According to the Council of Mortgage Lenders (CML), mortgage lending was down 19% on last year – £21.4 billion, down from £26.3 billion but up from February’s figure of £17.9 billion. The year-on-year fall was largely the result of significant rises in activity in March 2016 as borrowers rushed to beat the additional properties SDLT surcharge.
The CML estimates mortgage lending for Q1 2017 at £59.1 billion, 4% lower than the fourth quarter of last year and 6% below the £63 billion lent in the first quarter of 2016. Average mortgage rates are also at historic lows with a 1.37% two-year fixed rate mortgage at 75% loan-to-value the lowest since records began.
Analysing the data, the CML revealed that lending growth continues to be driven by remortgage activity and first-time buyers, as buy-to-let and home mover numbers struggle to grow. The number of first-time buyer mortgages in the last 12 months reached 342,000, higher than for any period over the last nine years.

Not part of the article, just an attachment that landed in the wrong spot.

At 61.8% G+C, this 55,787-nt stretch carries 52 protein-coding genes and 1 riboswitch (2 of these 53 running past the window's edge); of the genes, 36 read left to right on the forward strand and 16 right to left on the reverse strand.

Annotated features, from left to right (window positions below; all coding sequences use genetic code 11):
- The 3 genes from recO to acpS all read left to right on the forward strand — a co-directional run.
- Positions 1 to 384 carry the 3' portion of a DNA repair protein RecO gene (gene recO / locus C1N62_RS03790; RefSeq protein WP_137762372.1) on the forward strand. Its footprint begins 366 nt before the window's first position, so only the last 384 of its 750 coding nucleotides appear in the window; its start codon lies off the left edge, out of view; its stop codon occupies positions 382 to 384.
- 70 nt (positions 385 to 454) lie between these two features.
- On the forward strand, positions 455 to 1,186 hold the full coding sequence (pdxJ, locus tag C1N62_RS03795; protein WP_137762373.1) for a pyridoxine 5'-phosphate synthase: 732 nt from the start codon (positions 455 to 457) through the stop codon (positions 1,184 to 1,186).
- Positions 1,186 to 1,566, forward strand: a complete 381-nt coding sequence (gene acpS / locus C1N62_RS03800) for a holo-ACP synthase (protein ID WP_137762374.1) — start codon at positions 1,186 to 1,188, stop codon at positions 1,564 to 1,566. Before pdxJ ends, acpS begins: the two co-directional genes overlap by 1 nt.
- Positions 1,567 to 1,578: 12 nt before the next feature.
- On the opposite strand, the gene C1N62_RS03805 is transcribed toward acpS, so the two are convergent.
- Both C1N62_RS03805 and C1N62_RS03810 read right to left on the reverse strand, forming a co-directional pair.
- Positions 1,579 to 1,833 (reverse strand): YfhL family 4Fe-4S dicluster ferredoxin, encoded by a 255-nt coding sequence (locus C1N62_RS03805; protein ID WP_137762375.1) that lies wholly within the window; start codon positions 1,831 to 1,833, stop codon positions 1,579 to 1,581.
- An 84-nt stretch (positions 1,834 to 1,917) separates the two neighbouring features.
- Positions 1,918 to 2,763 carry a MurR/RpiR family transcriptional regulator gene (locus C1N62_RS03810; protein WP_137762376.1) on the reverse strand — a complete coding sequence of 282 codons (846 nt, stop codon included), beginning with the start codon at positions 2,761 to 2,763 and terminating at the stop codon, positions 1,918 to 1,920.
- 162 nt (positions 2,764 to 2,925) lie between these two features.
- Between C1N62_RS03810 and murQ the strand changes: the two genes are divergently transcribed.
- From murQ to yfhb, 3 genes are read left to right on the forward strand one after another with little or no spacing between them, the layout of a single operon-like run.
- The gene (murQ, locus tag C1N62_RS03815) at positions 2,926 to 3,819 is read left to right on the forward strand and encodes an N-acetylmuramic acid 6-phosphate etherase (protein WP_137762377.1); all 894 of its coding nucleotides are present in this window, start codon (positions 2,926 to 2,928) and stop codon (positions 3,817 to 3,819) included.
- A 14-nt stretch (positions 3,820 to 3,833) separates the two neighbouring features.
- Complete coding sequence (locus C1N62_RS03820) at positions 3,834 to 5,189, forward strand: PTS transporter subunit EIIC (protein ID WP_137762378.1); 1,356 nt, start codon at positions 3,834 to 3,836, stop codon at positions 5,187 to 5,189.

Commenting on market conditions, Mohammad Jamei, Senior Economist at the CML, said: “Mortgage lending appears to be in neutral gear. Our gross estimate for March is £21.4 billion and this is broadly in line with average monthly lending over the past year. Within this aggregate level, there has been a shift towards first-time buyer and remortgage customers, away from home movers and buy-to-let landlords.
“We expect this profile to continue over the short-term, as low mortgage rates encourage existing borrowers to remortgage and government schemes help first-time buyers. We do not expect any marked effect from the General Election.”